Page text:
During your initial rhinoplasty consultation, I will snap a variety of photos of you in very specific views, the majority of which are done while aligning the top of the ear canal with the inferior orbital rim (the bony ridge below the eye). This is called the Frankfurt Horizontal Plane.
It’s important to take photos in this alignment to provide an accurate representation of the results. Photos can be deceptive if the patient is angled differently, wearing a different facial expression or degree of makeup, or being photographed with different lighting in the before versus after photo. You may have run across this if you have ever looked at facelift before and after pictures where the patient’s face is angling down in the before, but looking up in the after (the decrease in neck wrinkles in the post-op photo may be at least in part due to the posture change rather than the surgical intervention). The same general concept can hold true for rhinoplasty, which is why it is so important to have standardized photos.
After taking your photos, I will load them onto the computer and perform an in-depth analysis of your nose, from frontal, profile, base, and oblique (¾) views. We will discuss how changes to different areas of your nose may affect the appearance from each of these perspectives. With proper analysis and an open discussion about whether your aesthetic goals can be realistically met by surgery, rhinoplasty is most often a very rewarding procedure for both of us.
Rhinoplasty photos: frontal view
From the frontal view, concerns are typically about the width and/or straightness of the nose. Historically, nasal aesthetic ideals dictate that the widest part of the nose should be no wider than the distance between the eyes. The tip of the nose should be approximately half of the overall width of the nasal base. Asymmetry is most obvious on this view, too, as it is the one view in which direct comparison is possible between the two sides of the nose.
Rhinoplasty photos: profile view
From the side view (profile), the dorsum (top) of the nose should ideally start at the upper eyelashes for women and the upper eyelid crease for men. The tip should project away from the face approximately 55-60% of the total nasal length. The angle between the nose and the upper lip should be maintained between 95-105 degrees for women and 90-100 degrees for men.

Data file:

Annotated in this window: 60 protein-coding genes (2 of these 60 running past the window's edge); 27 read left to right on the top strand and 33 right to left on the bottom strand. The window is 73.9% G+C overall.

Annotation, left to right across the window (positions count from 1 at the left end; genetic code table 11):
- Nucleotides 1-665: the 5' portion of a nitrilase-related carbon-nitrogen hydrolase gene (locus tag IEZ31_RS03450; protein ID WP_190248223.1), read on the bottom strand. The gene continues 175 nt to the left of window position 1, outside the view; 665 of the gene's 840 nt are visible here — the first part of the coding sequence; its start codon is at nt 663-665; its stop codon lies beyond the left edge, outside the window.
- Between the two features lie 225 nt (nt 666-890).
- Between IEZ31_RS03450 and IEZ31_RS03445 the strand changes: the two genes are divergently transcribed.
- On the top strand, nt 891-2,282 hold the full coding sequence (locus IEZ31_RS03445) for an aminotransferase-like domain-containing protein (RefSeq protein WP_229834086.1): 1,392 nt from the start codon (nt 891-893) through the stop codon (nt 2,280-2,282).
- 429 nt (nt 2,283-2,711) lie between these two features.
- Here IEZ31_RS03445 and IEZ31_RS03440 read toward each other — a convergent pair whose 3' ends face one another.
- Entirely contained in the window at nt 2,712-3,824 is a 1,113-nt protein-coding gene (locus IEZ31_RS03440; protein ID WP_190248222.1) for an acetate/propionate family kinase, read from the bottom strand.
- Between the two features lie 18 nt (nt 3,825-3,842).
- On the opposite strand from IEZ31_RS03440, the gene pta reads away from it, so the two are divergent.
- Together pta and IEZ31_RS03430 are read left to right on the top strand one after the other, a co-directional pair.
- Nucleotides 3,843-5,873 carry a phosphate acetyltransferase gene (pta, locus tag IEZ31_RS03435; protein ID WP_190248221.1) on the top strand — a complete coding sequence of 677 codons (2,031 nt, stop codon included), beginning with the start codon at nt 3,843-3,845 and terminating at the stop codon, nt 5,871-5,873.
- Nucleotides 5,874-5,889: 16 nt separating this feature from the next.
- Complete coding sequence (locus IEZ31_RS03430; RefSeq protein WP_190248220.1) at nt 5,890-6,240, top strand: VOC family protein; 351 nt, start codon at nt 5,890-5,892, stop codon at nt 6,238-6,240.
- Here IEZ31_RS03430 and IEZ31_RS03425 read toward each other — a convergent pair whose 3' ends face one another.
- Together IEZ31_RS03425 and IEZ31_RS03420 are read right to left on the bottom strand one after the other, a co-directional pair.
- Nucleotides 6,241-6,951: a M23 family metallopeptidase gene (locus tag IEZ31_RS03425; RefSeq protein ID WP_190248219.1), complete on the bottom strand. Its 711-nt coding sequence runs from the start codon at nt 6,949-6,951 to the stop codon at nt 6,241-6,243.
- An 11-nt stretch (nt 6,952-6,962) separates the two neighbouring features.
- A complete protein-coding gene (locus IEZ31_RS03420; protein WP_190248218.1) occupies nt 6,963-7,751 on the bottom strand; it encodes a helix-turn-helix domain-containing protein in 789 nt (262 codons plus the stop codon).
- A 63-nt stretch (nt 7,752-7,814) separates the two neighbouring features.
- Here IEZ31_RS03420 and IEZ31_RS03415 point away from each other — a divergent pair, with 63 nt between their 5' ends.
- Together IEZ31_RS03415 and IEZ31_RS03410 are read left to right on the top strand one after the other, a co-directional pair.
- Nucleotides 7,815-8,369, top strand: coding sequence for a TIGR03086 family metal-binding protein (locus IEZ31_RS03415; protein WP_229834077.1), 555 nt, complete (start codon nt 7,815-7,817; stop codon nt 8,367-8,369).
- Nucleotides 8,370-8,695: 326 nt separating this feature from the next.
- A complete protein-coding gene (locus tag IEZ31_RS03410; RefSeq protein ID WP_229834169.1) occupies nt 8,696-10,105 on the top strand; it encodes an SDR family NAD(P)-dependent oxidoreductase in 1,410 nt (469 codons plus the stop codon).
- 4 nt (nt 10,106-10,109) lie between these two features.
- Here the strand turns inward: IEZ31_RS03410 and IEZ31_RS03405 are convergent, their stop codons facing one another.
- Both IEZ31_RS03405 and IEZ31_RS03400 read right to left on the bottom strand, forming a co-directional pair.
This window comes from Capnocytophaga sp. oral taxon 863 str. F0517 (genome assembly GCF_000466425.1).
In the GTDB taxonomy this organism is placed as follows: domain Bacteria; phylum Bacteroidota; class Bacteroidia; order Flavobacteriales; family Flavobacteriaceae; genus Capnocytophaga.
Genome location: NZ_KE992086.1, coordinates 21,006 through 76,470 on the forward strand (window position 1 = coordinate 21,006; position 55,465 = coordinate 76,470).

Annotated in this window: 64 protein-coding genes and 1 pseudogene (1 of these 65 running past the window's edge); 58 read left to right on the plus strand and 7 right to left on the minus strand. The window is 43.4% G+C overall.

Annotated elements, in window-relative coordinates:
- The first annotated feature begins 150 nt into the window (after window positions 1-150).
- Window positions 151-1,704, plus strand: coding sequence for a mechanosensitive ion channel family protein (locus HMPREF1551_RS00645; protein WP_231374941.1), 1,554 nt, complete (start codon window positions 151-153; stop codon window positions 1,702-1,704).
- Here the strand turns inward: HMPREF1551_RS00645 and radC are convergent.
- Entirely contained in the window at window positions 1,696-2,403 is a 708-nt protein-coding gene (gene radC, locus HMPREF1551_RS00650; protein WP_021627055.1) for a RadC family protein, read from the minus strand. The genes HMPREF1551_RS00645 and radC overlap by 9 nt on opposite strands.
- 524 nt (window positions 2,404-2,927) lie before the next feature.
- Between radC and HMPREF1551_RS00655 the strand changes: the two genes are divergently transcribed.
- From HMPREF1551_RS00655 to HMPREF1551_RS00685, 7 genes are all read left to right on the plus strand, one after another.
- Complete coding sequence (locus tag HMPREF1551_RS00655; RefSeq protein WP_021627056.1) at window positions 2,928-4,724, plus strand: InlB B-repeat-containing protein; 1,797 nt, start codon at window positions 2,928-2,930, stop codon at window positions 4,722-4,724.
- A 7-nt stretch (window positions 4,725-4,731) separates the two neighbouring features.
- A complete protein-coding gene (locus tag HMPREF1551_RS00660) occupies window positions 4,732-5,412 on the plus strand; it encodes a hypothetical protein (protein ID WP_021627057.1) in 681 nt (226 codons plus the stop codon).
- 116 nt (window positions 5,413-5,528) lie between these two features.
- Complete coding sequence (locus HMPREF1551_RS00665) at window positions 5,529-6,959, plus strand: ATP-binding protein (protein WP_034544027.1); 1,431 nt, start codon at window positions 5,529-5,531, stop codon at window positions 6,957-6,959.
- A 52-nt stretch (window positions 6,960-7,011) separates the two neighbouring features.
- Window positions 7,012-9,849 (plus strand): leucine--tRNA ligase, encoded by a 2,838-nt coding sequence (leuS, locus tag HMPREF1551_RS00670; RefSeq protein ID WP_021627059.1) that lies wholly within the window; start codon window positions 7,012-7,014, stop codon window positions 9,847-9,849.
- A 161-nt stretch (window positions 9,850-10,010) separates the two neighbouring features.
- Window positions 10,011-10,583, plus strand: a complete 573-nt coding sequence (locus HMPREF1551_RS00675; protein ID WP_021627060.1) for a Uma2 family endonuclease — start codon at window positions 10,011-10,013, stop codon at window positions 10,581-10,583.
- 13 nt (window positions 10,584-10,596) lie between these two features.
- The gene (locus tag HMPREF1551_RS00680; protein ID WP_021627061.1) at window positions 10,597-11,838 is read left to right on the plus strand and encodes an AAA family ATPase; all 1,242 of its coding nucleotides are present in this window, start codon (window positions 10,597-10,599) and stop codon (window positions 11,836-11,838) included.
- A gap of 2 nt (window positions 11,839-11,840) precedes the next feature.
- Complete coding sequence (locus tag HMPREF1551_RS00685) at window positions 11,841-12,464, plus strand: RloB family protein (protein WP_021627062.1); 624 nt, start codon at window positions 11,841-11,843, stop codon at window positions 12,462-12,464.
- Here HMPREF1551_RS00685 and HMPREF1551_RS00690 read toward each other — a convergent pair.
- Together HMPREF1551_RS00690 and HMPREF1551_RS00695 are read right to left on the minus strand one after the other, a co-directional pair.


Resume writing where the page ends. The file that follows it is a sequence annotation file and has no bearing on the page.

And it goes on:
Rhinoplasty photos: base view
This view is acquired by placing the tip of the nose in alignment with the top of the eyebrows. Ideally, the nostrils will be symmetrical on this view. Asymmetry on this view can be a sign of breathing obstruction, and can often be corrected by straightening out the nasal septum. However, it is important to note that base asymmetry may also be due to underlying maxillary (midfacial) structural asymmetry that is beyond the nose itself. It’s like putting a tent up on the side of a hill; it is very difficult to have a perfectly symmetrical tent if it is pitched on a slope. Many people with facial asymmetry don’t ever realize it until they are seen for evaluation. These potential asymmetries in facial projection do not get directly addressed by rhinoplasty, but we do have tools to help minimize these differences. Most humans have some degree of asymmetry, and a comprehensive rhinoplasty evaluation will be sure to touch on this.
Rhinoplasty photos: oblique view
The “oblique” or ¾ view is the most commonly-viewed angle in real daily life. This angle doesn’t show the results the most obviously, but gives you an idea of the subtle changes you’ll expect to see in photos and when catching a glimpse of yourself in a mirror.
Rhinoplasty photos: Altered photo versus actual results
One of the best tools to help communicate about rhinoplasty surgery is through images. To prepare for our visit, it is a good idea to bring in photos of noses you like, or a Face-Tuned image of yourself, which is a great way to visually express your desires. It will give us a jumping off point to discuss your desires and expectations for the outcome. During your consultation, we will look at photos of previous patients who have generously allowed me to use their images. You can take a look at some of the photos on the rhinoplasty procedure page for a sample. I will also take and edit your photos to give you an idea of what can be done. While digitally altered images may vary from actual surgical results, this process helps a great deal in clearly establishing the goals of surgery and helping to make sure your expectations are aligned with what I believe can be surgically accomplished.
Meticulous and standardized preoperative rhinoplasty photos are an integral part of the rhinoplasty consultation. These images are an excellent tool to facilitate the communication of your aesthetic goals, my recommendations for an optimal outcome, and ultimately our agreed-upon plan for helping you look and feel your absolute best.
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